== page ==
"It doesn’t interest me what you do for a living. I want to know what you ache for, and if you dare to dream of meeting your heart’s longing. It doesn’t interest me how old you are. I want to know if you will risk looking like a fool for love, for your dream, for the adventure of being alive. It doesn’t interest me what planets are squaring your moon. I want to know if you have touched the center of your own sorrow, if you have been opened by life’s betrayals or have become shriveled and closed from fear of further pain. I want to know if you can sit with pain, mine or your own, without moving to hide it or fade it, or fix it."  - Oriah Mountain Dreamer, The Invitation 
Generally, we all want a a person who has dreams, hopes and aspirations that they see themselves achieving; a reflection of their hope for something bigger than contentment. An indication that they are willing to love (or die) for something that is passionate to them. More importantly, we want a companion whom we can share our most intimate secrets with, no matter how painful or embarrassing they may be. This may entail reliving past events that may be too painful to acknowledge but is necessary, to be understood to the other person. And when we find that someone who understands us, a weight is lifted off our shoulders - how wonderful it is to have someone that can relate to your pain.

And I suppose that is what Oriah is referring to in her poem. I want the ability to share with someone, not only my successes, but my flaws and hidden secrets of my life too. Becoming obsessed and concerned with the frivolities of our lives does not aid us in any healthy manner. They eventually fade away over time and don't take on any greater meaning; whether it be age, career, status, politics etc. When it really comes to it, the things that do matter are held close to our hearts - the things that inevitably make us human, relatable and understood.

Thursday, October 13, 2011

Sincere Apologies

Picture found on: ashleymorgansargent

My sincerest apologies for being slack with my posts. As I type this, I am currently sitting in a thoroughfare at uni, scoffing down my lunch at an unimaginable rate known to man. (It's not even a very tasty lunch, so I'm not even sure why I am doing this to myself.) There comes a time in a uni student's semester where assessments trump social outings, and copious amounts of coffee trumps adequate sleeping hours. I'm hardpressed to find the time to respond to emails and Facebook messages, let alone contribute worthy writings to this blog. But I promise to be back very soon with more insightful anecdotes that you all haven't come to expect from me. My last assessment is to be handed in this coming Monday. After which, I will be free of this evil that has plagued me for the past few weeks (pending examinations in November...). In the meantime, I hope you are well, and I wish each and everyone of you a great October. Ta-ta!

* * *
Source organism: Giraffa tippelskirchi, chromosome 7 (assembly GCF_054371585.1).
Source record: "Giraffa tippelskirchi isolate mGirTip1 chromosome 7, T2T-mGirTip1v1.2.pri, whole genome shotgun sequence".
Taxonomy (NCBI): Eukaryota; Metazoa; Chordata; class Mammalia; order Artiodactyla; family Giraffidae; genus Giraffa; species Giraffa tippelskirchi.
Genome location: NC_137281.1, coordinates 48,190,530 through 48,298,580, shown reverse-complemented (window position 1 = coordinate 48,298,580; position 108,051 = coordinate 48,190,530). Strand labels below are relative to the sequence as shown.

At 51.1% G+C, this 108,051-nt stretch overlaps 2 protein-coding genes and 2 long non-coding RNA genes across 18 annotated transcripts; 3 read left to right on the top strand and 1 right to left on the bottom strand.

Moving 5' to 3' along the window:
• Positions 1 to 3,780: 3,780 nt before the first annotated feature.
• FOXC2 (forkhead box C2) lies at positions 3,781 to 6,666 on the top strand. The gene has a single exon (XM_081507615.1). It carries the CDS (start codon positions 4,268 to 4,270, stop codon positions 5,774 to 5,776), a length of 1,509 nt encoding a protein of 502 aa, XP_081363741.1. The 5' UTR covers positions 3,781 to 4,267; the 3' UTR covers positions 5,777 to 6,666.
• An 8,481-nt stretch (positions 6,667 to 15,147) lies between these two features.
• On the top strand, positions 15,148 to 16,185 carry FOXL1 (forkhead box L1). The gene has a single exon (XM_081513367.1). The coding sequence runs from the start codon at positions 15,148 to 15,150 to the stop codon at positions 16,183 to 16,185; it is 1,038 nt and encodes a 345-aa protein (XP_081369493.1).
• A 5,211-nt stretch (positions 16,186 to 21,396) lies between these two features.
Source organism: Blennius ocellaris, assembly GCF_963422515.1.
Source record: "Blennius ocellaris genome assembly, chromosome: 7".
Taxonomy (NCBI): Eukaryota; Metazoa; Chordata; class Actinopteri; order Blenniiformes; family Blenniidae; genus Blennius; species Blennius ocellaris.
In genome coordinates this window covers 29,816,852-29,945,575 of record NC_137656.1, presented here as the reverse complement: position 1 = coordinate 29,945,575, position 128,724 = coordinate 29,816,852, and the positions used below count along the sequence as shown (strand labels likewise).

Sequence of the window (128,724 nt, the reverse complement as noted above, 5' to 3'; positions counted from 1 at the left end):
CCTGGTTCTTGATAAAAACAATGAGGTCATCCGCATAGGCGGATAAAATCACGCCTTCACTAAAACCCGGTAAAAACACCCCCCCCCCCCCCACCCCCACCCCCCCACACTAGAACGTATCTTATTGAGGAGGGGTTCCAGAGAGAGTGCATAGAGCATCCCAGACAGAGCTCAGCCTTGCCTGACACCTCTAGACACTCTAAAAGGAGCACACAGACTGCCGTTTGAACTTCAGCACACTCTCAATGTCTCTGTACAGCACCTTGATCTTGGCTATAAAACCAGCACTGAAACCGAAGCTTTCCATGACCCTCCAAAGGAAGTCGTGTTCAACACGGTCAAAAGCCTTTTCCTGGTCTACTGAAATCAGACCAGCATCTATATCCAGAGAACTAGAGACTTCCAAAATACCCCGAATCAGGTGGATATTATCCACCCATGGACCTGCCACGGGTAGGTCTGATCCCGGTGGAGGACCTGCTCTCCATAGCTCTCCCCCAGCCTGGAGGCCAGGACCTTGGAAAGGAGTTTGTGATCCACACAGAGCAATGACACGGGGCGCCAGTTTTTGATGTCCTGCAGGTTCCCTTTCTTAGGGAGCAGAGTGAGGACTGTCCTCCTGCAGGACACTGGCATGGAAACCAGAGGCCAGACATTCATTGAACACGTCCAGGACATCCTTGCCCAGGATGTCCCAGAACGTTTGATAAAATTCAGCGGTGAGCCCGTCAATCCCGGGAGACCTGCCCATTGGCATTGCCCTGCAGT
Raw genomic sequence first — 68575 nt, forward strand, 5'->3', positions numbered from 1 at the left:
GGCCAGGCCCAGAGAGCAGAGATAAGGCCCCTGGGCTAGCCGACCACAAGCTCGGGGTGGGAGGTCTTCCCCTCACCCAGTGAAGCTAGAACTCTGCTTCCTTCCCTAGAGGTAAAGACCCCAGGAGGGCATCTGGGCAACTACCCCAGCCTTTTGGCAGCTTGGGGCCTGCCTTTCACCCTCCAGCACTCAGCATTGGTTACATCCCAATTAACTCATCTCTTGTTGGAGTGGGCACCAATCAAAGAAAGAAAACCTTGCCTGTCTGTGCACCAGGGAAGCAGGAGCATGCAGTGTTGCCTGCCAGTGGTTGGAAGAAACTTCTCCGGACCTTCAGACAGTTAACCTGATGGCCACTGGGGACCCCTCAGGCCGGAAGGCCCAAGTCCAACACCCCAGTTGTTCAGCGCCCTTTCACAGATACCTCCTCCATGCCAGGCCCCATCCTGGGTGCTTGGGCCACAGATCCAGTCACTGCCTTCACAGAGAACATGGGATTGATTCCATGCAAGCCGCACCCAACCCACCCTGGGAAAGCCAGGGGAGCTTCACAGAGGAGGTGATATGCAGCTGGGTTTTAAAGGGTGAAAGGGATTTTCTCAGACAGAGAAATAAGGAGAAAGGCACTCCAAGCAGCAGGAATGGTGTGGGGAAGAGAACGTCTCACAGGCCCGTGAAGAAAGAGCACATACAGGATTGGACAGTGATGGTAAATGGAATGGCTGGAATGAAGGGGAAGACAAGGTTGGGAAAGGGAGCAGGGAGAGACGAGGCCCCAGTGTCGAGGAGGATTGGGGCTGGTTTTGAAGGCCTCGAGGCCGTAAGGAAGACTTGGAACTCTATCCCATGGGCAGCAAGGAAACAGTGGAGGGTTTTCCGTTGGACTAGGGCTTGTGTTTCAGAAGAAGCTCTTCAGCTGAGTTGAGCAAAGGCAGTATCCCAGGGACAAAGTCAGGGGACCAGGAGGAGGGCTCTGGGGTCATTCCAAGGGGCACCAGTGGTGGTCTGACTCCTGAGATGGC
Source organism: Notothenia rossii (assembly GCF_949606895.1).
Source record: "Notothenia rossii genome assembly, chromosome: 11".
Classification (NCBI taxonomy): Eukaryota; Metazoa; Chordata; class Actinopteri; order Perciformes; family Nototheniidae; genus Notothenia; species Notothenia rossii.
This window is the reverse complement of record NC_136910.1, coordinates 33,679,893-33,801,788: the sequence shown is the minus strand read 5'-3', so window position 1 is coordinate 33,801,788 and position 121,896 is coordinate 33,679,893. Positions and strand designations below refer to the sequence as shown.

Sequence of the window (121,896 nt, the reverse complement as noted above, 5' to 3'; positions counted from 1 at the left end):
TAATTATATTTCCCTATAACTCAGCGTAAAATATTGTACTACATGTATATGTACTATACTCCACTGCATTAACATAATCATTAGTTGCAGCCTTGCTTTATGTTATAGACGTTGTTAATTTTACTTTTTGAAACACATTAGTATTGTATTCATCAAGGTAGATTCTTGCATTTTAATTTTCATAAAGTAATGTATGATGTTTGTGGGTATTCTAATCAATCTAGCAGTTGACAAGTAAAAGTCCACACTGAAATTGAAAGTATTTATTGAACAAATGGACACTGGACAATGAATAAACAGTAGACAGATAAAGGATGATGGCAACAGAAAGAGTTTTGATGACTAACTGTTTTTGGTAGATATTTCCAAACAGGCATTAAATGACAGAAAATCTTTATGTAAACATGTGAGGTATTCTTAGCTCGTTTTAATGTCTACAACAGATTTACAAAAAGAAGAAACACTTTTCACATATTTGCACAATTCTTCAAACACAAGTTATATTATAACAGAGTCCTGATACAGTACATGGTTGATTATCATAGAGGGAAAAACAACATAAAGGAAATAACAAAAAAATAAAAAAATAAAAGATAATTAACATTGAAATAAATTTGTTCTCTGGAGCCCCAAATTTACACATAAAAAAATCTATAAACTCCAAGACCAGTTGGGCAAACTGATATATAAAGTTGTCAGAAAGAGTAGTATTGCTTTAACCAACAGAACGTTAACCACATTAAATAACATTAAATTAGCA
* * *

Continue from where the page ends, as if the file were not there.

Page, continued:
Thursday, October 6, 2011

The (Mini) Holiday That Was

"Travel isn’t always pretty. It isn’t always comfortable. Sometimes it hurts, it even breaks your heart. But that’s okay. The journey changes you- it should change you. It leaves marks on your memory, on your consciousness, on your heart, and on your body. You take something with you… Hopefully, you leave something good behind." - Anthony Bourdain
So I'm back. And holding mixed feelings for my future (but we can discuss that another time). I was scheduled to post this entry last weekend, but alas, procrastination and weariness got the better of me - as it always does. My apologies! Overall, my trip to Melbourne was informative and eye-opening. What was supposed to be a fantastic, enjoyable trip to the other end of the country, turned out to be a journey that left me sleep-deprived and money-drained. (In all fairness, the money-draining part was money well spent on a beautiful dress, cheap Haruki Murakami books and wonderful mascara.)

I was particularly looking forward to my trip to Melbourne, as I hoped it would symbolise an exciting future, with suitable career prospects I would see myself accepting. But the process in getting there was always going to be tough. I knew that. And I can't help but wonder if maybe - just maybe - I sabotaged myself unintentionally. Was I scared? Was I truly ready to make the move to a bigger (and possibly better) future? To be honest, I'm not so sure now.

Needless to say, I came back home with a bitter taste in my mouth, and dim hopes for the goals I wanted to achieve in this city. To make matters that little bit worse, our plane had to be turned around, and waiting for another flight for 4 hours did not make me the best person to sit next to at Krispy Kreme! I mostly attribute this to the lack of sleep I sustained during the trip. Haha. 

But even if all doesn't go well to my very meticulous plans, I'll eventually come to terms with it. And you know what? That's okay. This simply means I have to work harder, and set new (and achievable) goals. After all, nothing that's truly worth having, never comes easy. And when it does, it'll be the best feeling in the world.